The term "parallel cinema" was coined more or less by accident. Inherent in the definition, however, was a subconscious process of elimination.
The cinema of which one spoke was not "non-commercial" in intent, and no producer would tempt fate by branding it as such. Nor was it "art cinema", a classification designed to drive away an Indian public as surely as an unsigned Picasso would! Nor again, was it backed by an intellectual movement that could have given it the direction of a "nouvelle vague".
It was by and large a cinema that sought to deviate from the usual melodrama by attempting an alternative treatment of commercially viable themes. Although Satyajit Ray may well be regarded as the pioneer of the parallel cinema in India, his work has never fallen within the confines of that definition.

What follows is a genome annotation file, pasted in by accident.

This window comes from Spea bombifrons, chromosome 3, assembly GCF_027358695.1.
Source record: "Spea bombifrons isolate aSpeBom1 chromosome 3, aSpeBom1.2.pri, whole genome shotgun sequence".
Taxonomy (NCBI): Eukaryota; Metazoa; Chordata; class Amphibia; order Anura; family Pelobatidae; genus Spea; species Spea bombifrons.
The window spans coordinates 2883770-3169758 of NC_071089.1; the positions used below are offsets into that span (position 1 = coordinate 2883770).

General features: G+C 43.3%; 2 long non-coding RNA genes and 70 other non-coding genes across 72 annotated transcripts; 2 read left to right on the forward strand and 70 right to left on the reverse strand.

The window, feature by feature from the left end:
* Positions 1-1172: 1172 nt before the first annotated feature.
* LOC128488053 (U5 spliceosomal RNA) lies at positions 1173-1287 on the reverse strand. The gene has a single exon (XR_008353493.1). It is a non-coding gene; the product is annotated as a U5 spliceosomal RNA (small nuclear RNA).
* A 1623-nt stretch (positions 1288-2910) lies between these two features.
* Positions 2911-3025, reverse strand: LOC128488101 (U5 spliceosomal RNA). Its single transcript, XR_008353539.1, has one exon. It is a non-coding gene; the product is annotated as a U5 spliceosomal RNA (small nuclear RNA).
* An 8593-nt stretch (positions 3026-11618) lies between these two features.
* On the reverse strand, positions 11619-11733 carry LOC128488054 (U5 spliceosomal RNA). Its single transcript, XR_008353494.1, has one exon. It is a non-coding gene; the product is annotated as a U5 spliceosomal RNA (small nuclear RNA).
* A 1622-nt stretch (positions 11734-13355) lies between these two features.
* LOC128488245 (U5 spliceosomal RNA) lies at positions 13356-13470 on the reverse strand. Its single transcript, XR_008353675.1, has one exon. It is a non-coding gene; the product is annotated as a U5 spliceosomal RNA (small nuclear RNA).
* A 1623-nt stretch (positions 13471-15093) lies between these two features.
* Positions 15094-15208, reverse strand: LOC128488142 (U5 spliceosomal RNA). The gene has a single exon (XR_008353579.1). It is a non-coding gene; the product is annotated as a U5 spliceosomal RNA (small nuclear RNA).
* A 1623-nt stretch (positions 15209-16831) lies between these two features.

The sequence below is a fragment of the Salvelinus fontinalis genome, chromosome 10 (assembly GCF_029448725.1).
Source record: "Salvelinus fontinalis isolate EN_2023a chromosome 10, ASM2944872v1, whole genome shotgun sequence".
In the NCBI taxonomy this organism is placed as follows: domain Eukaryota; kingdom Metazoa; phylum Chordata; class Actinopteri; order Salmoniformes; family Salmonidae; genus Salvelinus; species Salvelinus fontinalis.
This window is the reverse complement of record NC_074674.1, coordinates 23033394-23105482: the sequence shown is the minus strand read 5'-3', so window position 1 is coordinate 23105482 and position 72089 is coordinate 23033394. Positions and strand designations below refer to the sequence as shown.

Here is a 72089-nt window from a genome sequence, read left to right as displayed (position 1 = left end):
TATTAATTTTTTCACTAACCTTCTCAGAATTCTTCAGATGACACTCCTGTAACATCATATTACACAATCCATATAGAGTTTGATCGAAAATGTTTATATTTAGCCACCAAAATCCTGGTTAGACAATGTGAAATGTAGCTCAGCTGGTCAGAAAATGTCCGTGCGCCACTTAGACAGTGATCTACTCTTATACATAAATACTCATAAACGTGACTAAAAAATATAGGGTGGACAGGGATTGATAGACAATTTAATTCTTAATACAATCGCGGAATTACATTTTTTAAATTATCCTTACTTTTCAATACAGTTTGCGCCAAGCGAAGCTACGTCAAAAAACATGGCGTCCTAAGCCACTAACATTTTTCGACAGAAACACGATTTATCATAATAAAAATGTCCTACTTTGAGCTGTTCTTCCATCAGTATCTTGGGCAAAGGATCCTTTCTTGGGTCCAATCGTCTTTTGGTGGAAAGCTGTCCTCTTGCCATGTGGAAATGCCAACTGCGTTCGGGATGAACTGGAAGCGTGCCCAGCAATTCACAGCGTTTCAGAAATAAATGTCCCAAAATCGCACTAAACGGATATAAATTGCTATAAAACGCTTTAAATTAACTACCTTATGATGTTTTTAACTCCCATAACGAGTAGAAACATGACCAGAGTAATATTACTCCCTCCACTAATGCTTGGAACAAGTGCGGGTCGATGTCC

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The Indian New Wave, commonly known in India as Art Cinema or Parallel Cinema as an alternative to the mainstream commercial cinema, is a specific movement in Indian cinema, known for its serious content, realism and naturalism, with a keen eye on the sociopolitical climate of the times. This movement is distinct from mainstream Bollywood cinema and began around the same time as the French New Wave and Japanese New Wave. The movement was initially led by Bengali cinema (which has produced internationally acclaimed filmmakers such as Satyajit Ray, Mrinal Sen, Ritwik Ghatak and others) and then gained prominence in the other film industries of India.